FUMAPEST Advice on Pest Control in Nursing Homes
||Nursing Homes often find food and health related pests in their premises and often need to contract pest control companies for professional pest control in the Canterbury Council Region.
Glenn DuBois of FUMAPEST Canterbury provides expert advice on professional pest control options • NSW Food Act requirements • HACCP Pest Control methods • Follow-up & Pest Inspections.
Glenn DuBois is Technical Director at FUMAPEST • Secretary of Australian Pest Control Association Inc • Bachelor of Arts (Macq) • Master of Commerce (UNSW) • TAFE Urban Pest Control Certificate • served on NSW Govt Pest Licensing Board & Standards Australia Termite Control Committees.
|It's far too easy to get a NSW Govt WorkCover Pest Control Licence
|NSW Pest Control Licensing is inadequate - unfortunately, it is far too easy to start up a pest
control business in NSW, employing people to use the more toxic pesticides who do
not have the training or skills to provide a safe and effective service.
NSW Pest Control Licensing system is subject to National "competency" assessment guidelines. Mediocre testing can be carried by private Workplace Assessors (not part of TAFE system). The so-called competency assessment can be a combination of oral, written and visual tests. The assessment can be 1% in writing and 99% oral / visual test, with little audit trail.
Private assessors are given general guidelines in the National competency standards but there is no set standard test or specific knowledge requirements. Once privately assessed as "competent" the relevant State Authority (either Health Dept or WorkCover) will issue a pest control licence. There is no published list of the private Workplace Assessors so it is difficult to gauge the extent of the problem or if the Workplace Assessors are qualified in pest control.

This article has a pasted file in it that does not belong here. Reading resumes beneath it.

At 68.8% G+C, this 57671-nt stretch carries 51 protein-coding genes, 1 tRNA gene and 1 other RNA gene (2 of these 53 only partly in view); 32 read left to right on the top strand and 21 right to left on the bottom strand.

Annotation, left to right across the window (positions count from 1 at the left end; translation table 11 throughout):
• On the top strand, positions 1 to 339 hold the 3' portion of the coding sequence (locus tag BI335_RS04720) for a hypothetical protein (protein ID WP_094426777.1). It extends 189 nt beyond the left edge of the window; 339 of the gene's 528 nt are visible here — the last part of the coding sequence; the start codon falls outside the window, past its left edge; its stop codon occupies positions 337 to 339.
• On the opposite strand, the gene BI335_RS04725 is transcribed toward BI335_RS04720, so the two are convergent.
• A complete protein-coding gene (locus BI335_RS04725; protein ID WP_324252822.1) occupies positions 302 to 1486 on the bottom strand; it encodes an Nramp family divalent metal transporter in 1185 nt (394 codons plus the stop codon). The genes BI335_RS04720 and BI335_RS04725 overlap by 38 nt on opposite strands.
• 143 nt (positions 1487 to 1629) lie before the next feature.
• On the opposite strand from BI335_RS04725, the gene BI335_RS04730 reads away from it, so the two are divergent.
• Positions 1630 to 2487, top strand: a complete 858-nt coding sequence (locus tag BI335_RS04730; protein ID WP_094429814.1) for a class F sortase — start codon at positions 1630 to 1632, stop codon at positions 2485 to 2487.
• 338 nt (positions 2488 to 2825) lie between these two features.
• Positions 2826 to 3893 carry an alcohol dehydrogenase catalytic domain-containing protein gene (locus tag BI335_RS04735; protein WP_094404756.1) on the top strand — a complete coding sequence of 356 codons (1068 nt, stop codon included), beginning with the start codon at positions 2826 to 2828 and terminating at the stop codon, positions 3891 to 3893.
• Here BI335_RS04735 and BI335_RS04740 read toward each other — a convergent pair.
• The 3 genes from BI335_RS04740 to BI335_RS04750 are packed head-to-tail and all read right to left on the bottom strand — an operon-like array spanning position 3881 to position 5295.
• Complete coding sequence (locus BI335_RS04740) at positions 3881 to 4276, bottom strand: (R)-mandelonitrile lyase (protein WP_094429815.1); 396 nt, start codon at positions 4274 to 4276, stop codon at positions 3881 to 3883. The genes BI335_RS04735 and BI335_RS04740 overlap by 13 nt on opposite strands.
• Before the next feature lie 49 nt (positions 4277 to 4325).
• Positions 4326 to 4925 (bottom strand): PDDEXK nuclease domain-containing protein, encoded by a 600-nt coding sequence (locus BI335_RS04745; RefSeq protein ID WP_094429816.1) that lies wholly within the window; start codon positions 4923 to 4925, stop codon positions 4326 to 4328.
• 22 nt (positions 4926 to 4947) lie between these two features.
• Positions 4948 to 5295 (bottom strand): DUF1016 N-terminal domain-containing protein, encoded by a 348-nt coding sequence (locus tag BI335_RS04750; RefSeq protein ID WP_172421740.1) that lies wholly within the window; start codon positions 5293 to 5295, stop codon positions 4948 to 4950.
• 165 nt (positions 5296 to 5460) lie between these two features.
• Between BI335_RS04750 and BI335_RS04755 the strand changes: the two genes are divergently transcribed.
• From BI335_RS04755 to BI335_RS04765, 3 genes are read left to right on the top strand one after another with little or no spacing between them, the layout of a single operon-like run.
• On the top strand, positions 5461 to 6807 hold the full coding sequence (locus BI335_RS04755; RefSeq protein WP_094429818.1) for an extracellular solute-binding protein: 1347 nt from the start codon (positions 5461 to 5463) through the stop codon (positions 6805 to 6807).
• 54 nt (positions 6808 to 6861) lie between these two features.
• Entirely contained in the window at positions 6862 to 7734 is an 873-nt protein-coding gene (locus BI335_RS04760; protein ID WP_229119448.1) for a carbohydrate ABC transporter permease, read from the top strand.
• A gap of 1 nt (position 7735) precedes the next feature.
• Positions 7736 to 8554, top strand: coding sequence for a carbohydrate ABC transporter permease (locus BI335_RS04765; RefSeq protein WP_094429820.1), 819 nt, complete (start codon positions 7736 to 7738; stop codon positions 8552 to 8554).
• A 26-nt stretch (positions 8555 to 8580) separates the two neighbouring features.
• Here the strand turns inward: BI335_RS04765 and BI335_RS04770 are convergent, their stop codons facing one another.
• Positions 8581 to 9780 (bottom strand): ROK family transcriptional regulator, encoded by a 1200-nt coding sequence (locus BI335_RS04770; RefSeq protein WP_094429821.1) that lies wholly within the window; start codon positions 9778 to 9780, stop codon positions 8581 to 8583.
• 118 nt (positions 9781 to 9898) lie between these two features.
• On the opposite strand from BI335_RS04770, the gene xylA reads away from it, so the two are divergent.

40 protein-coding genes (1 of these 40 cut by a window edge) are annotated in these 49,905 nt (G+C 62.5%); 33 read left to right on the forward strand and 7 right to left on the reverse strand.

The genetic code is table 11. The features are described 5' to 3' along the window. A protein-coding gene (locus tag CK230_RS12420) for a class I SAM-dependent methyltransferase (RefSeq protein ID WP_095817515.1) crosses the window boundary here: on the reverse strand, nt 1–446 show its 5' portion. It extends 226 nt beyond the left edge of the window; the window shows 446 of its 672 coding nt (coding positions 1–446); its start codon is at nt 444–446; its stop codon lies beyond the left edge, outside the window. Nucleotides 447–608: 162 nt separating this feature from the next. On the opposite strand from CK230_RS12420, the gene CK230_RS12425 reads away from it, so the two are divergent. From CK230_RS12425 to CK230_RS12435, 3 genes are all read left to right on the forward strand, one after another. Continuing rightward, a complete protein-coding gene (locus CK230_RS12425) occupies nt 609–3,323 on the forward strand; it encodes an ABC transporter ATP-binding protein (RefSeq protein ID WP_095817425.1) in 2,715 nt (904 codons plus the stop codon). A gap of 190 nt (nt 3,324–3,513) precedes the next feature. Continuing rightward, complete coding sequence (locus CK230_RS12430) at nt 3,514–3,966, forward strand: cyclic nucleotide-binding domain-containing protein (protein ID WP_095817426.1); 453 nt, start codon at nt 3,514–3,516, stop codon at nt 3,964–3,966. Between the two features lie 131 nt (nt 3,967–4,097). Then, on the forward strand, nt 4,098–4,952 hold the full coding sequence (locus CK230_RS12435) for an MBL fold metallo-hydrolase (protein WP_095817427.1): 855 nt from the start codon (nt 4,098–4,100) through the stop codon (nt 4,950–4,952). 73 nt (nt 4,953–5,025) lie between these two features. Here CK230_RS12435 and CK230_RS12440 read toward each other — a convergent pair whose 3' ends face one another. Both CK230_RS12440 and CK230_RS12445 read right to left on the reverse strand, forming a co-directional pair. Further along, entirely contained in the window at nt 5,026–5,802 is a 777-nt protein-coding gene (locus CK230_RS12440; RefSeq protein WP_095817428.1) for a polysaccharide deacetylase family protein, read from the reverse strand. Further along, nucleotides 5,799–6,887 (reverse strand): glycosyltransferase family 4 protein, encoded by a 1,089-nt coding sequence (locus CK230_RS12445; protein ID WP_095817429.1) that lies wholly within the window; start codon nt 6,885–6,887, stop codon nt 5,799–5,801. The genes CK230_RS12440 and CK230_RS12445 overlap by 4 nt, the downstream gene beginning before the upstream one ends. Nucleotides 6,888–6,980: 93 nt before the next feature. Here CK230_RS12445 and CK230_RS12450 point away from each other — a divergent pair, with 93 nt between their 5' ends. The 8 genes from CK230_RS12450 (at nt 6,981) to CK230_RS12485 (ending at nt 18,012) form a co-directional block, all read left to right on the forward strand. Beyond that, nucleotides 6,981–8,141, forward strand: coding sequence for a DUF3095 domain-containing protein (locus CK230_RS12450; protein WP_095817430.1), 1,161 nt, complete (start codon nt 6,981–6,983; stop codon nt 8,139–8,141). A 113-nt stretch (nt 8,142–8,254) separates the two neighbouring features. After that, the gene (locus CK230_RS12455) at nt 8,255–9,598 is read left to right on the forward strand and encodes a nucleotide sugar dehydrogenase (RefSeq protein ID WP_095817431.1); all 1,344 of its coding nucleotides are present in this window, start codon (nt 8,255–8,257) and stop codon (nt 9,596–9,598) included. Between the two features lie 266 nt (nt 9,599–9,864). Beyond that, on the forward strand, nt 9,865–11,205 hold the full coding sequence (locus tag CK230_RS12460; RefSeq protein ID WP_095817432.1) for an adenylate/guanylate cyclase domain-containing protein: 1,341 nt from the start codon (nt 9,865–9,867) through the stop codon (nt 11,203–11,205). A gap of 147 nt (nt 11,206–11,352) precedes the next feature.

The system is NOT working: Rumours run rife of individuals being assessed over the phone. Such rudimentary "competency" testing appears aimed more at the private assessors getting paid than protection of the consumer. Consumers regularly complain of unskilled ineffective and unsafe practices by licensed pest controllers.
Unrealistic price cutting and resultant inadequate servicing regularly occurs throughout Australia, with some companies operating from a rented residence using a mobile phone number - here today - gone tomorrow.
Using the cheaper more toxic pesticides? BEWARE of very low prices, as this may indicate use of unskilled technicians applying the cheaper old style more toxic pesticides. A hazard to themselves and the general public.
Modern pest control technologies are safer and more environmentally friendly but are more expensive and require a higher level of skill to ensure an effective result.
In most cases a serious pest infestation will require the use of
some chemicals, in order to minimise the risk of on-going pest infestation. However, there are modern products and technologies available
to suit environmentally sensitive situations.
Firstly - a thorough inspection of the premises particularly likely target pest habitat areas, the pest controller should recommend a range of pest
control methods suited to your particular circumstances, with an emphasis
on safety and an effective result.
||Termites? REMEMBER: home and building insurance does NOT cover
termite damage to the structural and other timbers in a building. For most types of construction a chemical soil barrier treatment
using Termidor or Premise will provide totally effective protection for over five years.
The most common complaint about some fly-by-night pest controllers is that "the service has not worked - the pests are back" or "the termites are still active in the house" and the business has disappeared.
|APCA Consumer Advice on Selecting a Pest Controller
||Selecting a professional pest controller to provide an appropriate